Florence, Oregon, is one of those places along the West coast that’s always on “standby” for an earthquake. Even the local fire department features signs posted along Highway 101 asking both locals and visitors “are you prepared for an earthquake.” In turn, this town of Florence – with its massive sand dunes and ongoing threats that the Earth will open up and sink the coast – was the inspiration for Frank Herbert’s “Dune” novel series. Florence also has a sister city in Yamagata, Japan, that suffered during the recent March earthquake that produced an 8.9 magnitude quake and triggered a massive Tsunami that reached the West coast, destroying local fishing docks and blasting locals with such fear that even today the word “earthquake” sends “shivers down my spine,” says Florence local Leslie.
Florence locals sharing with sister city friends from Japan on the lasting impact of an earthquake
Also, Florence residents such as Leslie have had a chance to chat this past week with visitors from the Florence sister city of Yamagata-shi, Japan.
“We’ve heard such heart-breaking stories from our friends from Japan who’ve enjoyed a visit to Florence. While I think they’ve been having fun, these sister-city friends seem to return to stories about that terrible earthquake from last March. We’re not surprised because we too were in danger when those Tsunami waves hit,” explains Leslie.
At the same time, local churches in the Florence area offered special prayers and offerings for the victims of Japan’s recent earthquake that BBC World News said “killed 15,281, with 8,492 missing and more than 5,363 injured.”
Oregon “prophet of doom” says Americans on both coasts must be ready for earthquakes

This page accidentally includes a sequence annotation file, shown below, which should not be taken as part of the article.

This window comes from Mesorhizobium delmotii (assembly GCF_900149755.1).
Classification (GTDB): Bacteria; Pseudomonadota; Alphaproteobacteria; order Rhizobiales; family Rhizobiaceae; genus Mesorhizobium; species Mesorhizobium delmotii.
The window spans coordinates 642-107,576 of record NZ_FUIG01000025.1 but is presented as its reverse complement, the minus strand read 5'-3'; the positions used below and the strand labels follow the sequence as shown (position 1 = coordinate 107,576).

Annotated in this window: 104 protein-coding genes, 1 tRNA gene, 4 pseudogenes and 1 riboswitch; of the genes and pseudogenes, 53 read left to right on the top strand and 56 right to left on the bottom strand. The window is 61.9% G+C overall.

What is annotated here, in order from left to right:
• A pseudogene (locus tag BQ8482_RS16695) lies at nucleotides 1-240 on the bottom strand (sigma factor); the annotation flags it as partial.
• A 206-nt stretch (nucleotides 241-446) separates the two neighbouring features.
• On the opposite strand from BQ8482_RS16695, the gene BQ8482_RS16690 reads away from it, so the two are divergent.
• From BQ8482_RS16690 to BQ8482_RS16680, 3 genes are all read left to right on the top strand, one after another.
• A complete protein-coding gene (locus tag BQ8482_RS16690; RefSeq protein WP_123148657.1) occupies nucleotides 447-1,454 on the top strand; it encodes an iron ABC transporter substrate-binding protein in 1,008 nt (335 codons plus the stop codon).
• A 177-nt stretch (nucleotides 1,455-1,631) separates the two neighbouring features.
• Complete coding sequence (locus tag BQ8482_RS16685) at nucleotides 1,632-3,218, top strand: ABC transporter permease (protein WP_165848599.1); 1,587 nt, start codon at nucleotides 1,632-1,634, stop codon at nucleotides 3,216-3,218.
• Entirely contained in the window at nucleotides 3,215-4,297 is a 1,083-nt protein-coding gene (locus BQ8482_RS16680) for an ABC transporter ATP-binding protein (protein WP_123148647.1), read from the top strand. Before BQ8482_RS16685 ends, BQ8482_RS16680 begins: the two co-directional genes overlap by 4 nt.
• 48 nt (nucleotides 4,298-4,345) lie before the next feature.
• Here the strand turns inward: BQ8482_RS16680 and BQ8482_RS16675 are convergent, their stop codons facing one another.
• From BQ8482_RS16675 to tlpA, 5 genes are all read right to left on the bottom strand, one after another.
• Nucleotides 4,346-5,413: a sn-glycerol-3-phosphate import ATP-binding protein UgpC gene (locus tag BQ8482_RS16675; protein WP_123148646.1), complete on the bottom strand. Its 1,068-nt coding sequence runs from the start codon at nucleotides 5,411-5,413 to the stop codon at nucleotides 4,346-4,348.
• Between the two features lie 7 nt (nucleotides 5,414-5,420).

Blame it on global warming, or just that both the East and West coasts are long overdue for a massive earthquake to hit, but these are dangerous times for those who reply on the safety of the Earth under their feet. Such safety is now gone with the wind, says James Roddey, who serves as the director of communications at Oregon Red Cross.
Roddey is also an “Earth Sciences Information Officer” at the Oregon Department of Geology. However, he’s best known on the West coast as “the prophet of doom” – a nickname that’s now stuck to this famed earthquake scientist after the recent earthquake in Japan.
As an earth science officer for the state, Roddey educates communities on how to prepare and survive the earthquake and Tsunami that he predicts is virtually inevitable.
"They want to know more. They want to know what they can do," said Roddey, who was featured on a CNN interview back on March 15 after the recent earthquake in Japan.
In turn, CNN calls Roddey “the bearer of bad news. Very bad news: there's a one-in-three chance that a major quake will strike the region by 2061, according to Oregon State University scientists. The risk lies along a fault line that extends near Newport, Oregon, to Northern California. Despite those odds, many Oregon coast residents are nonchalant about the threat of a catastrophe on the scale of the temblor that struck Japan.”
"A lot of people don't even realize that we get earthquakes in Oregon," Roddey explained. "This used to be the place where Californians moved to get away from earthquakes."